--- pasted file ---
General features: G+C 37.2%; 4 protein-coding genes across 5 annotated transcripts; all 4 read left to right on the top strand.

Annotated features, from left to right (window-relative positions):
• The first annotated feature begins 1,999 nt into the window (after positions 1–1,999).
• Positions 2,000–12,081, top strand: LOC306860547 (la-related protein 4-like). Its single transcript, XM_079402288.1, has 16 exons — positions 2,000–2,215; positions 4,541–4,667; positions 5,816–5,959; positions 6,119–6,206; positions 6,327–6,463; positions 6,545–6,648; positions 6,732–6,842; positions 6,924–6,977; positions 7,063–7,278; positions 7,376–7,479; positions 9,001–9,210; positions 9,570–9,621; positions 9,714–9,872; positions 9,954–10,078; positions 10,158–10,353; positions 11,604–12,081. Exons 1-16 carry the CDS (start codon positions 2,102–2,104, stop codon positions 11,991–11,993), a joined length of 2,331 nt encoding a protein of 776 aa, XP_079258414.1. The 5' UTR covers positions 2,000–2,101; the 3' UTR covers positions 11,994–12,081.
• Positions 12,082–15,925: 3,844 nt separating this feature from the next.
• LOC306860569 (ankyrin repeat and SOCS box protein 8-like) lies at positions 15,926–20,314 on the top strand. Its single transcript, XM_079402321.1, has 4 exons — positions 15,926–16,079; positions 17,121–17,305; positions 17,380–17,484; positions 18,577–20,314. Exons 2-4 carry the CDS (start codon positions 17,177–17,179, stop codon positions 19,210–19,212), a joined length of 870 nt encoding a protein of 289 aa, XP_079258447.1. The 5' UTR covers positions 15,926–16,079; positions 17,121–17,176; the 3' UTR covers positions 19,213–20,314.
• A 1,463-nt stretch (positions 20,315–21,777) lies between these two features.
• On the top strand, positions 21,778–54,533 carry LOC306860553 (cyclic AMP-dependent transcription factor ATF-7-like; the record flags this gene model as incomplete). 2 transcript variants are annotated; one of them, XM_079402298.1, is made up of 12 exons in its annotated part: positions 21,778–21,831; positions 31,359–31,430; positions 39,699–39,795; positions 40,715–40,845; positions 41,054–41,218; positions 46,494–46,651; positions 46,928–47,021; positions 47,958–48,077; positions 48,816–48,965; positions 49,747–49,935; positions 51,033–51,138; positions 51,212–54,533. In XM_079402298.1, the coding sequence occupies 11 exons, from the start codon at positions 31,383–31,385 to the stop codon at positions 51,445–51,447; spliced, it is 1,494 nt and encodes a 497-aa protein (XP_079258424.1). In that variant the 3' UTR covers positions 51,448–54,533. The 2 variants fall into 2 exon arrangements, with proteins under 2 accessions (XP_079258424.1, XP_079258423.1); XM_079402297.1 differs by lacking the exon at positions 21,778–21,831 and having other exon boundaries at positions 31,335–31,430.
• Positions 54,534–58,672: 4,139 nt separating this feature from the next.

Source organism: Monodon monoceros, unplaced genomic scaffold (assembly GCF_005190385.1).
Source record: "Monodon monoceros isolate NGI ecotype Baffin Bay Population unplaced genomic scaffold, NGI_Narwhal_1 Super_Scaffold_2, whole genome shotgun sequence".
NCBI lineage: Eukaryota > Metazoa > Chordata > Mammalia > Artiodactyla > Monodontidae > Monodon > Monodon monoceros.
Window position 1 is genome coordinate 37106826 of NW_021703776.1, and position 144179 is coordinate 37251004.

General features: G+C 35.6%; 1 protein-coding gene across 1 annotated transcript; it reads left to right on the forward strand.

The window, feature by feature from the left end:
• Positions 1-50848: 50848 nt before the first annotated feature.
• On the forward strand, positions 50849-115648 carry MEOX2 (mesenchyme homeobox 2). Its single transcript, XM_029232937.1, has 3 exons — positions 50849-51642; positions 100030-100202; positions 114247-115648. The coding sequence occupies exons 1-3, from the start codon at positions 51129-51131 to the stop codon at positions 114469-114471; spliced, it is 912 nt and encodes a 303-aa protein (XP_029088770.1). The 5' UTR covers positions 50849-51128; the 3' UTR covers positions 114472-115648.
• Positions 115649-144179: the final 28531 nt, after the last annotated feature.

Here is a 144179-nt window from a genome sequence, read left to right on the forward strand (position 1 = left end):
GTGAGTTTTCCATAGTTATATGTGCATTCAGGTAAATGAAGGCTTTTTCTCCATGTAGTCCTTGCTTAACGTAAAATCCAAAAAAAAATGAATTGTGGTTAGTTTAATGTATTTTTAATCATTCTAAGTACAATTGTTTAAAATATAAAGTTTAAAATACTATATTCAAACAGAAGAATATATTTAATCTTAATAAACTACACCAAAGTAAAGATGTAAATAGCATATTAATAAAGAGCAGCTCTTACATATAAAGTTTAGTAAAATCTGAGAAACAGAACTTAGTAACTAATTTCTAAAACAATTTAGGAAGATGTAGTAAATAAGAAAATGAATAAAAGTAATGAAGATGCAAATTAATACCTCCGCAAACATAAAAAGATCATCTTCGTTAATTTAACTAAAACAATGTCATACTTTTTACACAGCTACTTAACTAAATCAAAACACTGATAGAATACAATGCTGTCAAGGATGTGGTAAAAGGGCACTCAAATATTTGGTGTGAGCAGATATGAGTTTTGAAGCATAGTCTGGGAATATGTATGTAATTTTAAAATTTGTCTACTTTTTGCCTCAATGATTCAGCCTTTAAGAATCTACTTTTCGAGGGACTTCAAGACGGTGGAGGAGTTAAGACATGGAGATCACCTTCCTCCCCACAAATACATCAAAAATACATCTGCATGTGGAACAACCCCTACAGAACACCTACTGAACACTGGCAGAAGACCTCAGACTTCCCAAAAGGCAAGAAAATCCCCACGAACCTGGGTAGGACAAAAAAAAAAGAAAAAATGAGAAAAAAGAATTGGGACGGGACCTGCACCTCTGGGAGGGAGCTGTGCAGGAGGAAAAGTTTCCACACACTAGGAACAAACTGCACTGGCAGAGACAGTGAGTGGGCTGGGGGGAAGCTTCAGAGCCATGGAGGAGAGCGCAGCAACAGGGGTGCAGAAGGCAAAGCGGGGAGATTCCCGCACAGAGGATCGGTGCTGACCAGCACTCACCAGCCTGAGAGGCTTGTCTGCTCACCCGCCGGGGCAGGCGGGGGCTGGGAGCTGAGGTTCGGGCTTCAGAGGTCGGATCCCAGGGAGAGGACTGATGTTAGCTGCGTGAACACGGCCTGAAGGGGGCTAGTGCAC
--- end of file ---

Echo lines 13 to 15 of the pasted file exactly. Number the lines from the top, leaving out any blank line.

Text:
Window position 1 is genome coordinate 37106826 of NW_021703776.1, and position 144179 is coordinate 37251004.

General features: G+C 35.6%; 1 protein-coding gene across 1 annotated transcript; it reads left to right on the forward strand.

The window, feature by feature from the left end: